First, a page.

How Would You Like to Spend Your Time in Retirement?
Most of us have spent our lives learning.
We went to school, we had role models and we discovered many things simply by doing and stumbling and doing again. We have learned from our friends, our parents, our spouses and partners and our children.
As a result, our knowledge and skills are awe-inspiring. Still, given all that we do possess, there are five vital things we really need to know at this stage of our lives.
How We Like to Spend Our Time
Most of us have spent so many hours working and taking care of other people that we may have lost touch with what we really like to do with a bit of open time. As we get older, it is important that we know what brings us joy and peace. Whether we like to sit with a good book or watch a movie, take a walk, babysit our grandchildren or take a quick trip, we need a go-to activity that helps us rewind and rejuvenate.
We’re all so accustomed to doing what someone else expects of us, that many of us have lost track of what feels good to us. If you can’t remember what activity brings you joy and contentment, make it a priority to find out. You deserve it, and you – and everyone in your life – will be glad you did. One thing that brings us joy, and so much more, is an honest and truthful friend.
Friends Who Will Give an Honest Answer
It’s great to feel that we have support of the people in our lives, to be patted on the back and encouraged. The best friends, though, are those who will tell you the truth no matter what. We all have many people in our lives, but the ones who will always tell us the truth are those we we can turn to no matter what.
If you’re considering a change or a move in your life, it’s those people you want to sit down with and unveil your plan. They will hear you out, ask you questions and give you an honest answer. Make sure you know your go-to people so you can call them when you need them. Still, the real work always begins with us, which is why it is also vital to know our strengths.
How Great We Are
Knowing your strengths – your inner resources – is like knowing you have a delicious casserole waiting for you in the refrigerator when you’re hungry. No matter what happens in our lives at this point, we will have an easier time navigating if we remember all the great things that are true about us.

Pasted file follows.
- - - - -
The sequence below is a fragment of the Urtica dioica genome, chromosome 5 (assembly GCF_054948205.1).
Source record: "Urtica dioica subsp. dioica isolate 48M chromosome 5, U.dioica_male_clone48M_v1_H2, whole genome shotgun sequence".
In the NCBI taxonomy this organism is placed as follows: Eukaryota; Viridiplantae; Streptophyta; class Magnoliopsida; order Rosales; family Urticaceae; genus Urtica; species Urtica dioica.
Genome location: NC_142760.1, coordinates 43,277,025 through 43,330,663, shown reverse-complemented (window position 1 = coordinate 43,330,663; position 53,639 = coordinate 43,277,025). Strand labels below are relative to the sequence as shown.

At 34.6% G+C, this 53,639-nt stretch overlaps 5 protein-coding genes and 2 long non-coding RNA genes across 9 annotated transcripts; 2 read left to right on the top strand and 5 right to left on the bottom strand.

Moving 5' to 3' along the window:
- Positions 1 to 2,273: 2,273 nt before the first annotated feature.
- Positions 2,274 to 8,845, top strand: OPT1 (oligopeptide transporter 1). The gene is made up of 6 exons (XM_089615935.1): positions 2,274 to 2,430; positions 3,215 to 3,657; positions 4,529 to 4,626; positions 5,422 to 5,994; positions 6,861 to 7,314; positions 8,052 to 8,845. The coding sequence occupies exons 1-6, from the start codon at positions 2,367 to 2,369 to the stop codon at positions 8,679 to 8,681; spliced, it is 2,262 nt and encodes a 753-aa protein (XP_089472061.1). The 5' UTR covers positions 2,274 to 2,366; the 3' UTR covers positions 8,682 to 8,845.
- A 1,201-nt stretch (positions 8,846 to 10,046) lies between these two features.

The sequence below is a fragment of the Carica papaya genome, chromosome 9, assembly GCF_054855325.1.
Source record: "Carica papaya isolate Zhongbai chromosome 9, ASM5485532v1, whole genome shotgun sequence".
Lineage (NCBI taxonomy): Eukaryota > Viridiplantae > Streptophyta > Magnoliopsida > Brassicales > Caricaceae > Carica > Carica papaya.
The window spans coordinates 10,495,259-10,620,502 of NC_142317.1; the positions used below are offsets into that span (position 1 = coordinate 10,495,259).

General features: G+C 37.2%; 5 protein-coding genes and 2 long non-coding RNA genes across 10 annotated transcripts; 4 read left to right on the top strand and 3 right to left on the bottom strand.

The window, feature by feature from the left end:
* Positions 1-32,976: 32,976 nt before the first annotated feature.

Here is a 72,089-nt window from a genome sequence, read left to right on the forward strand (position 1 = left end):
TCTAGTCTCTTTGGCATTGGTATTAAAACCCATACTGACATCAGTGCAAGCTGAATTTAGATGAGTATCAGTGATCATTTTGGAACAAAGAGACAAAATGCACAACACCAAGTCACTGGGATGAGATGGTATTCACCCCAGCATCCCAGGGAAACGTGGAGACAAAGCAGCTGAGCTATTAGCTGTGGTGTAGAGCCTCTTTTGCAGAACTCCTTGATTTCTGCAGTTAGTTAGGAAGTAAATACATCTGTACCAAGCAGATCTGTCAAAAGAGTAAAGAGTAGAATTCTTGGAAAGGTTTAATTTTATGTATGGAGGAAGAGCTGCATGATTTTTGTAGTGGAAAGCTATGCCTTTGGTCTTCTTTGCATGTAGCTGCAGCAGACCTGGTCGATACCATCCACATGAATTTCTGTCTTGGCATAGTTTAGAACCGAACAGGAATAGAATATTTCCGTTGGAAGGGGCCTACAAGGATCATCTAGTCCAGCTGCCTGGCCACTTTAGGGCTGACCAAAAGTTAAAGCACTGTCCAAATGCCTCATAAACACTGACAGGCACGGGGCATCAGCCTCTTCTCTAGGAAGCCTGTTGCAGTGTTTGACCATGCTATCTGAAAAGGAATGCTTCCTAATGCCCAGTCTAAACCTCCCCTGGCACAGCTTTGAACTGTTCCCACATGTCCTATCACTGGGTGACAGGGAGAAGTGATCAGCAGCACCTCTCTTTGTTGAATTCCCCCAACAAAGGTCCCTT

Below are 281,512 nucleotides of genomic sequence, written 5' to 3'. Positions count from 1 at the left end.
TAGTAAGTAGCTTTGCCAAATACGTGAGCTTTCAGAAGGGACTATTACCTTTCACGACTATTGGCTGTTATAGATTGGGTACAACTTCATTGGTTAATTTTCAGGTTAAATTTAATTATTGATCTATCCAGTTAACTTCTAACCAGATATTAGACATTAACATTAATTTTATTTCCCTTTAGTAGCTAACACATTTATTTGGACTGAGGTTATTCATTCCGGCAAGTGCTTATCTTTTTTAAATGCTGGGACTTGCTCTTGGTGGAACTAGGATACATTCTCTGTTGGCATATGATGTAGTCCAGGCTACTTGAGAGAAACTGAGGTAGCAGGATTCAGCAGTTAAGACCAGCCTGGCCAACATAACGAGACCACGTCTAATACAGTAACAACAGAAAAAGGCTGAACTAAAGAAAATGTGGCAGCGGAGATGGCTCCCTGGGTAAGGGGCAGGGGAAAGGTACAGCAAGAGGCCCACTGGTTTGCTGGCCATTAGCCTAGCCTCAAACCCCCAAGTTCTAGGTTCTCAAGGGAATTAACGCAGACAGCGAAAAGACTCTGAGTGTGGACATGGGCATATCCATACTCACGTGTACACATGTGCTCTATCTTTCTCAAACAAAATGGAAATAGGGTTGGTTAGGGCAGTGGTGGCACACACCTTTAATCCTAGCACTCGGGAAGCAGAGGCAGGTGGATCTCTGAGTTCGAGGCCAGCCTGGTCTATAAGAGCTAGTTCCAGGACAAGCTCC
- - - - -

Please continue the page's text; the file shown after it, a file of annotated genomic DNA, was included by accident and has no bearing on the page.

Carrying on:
We’ve lived long and happy lives, but we didn’t get here by magic. We used our intelligence, wits, problem-solving skills, interpersonal acumen and humor to navigate our way to this lovely part of the journey. Stay in touch with those resources so you can draw on them whenever you need them.
As entrepreneur and publisher Malcolm Forbes once said, “Too many people overvalue what they are not and undervalue what they are.” It’s important that we truly value what we are as we make our way through the many new iterations of this period in our lives, in part because it can give us the confidence to set limits for ourselves.
What We Don’t Want to Do
When I first retired, lots of people gave me advice about what worked for them. Most of that guidance had to do with finding a way to “give back,” or volunteer to help others. Fortunately for me, I knew that one of my strengths was that I already gave a lot of time and energy to people in my life – including teenagers who need help with homework and older friends who need weekly assistance. This reminded me that I didn’t really want to volunteer.
This is just my example, but we all have certain things we don’t want to do or activities in which we don’t want to engage. We’ve worked hard these years and there is no reason to spend this part of our lives with days full of undertakings we don’t enjoy.
This doesn’t mean we’re off the hook completely, but knowing our limits will help us all to structure our days and weeks in ways that serve us and other people. This is particularly important when we think about what we want to do next. More than anything, I wanted more time for myself.
It isn’t easy to narrow down our interests to one or two areas, but we all have some kind of bucket list of adventures or quests we dream about engaging in some day. The best case scenario is that we will remain healthy and active enough to bring those dreams to fruition, but in many ways, simply nurturing our aspirations plays a huge part in keeping us going.
And our dreams belong to us. Just because your husband has always wanted to hang glide or your best friend wants to write a romance novel doesn’t mean you have to want that for yourself. Conversely, some of us have been so busy with kids and careers we haven’t thought about our own dreams for a long time.
Now’s your chance. Make a list of what you’d love to do and then start figuring out a way to make those dreams come true. As Eleanor Roosevelt said, “The future belongs to those who believe in the beauty of their dreams.”
How do you like to spend your free time? Do you know what you don’t like or want to do? To whom do you turn when you want an honest opinion? How do you want to spend your time in retirement? What resources do you possess inside yourself? What is on your bucket list? Please share in the comments.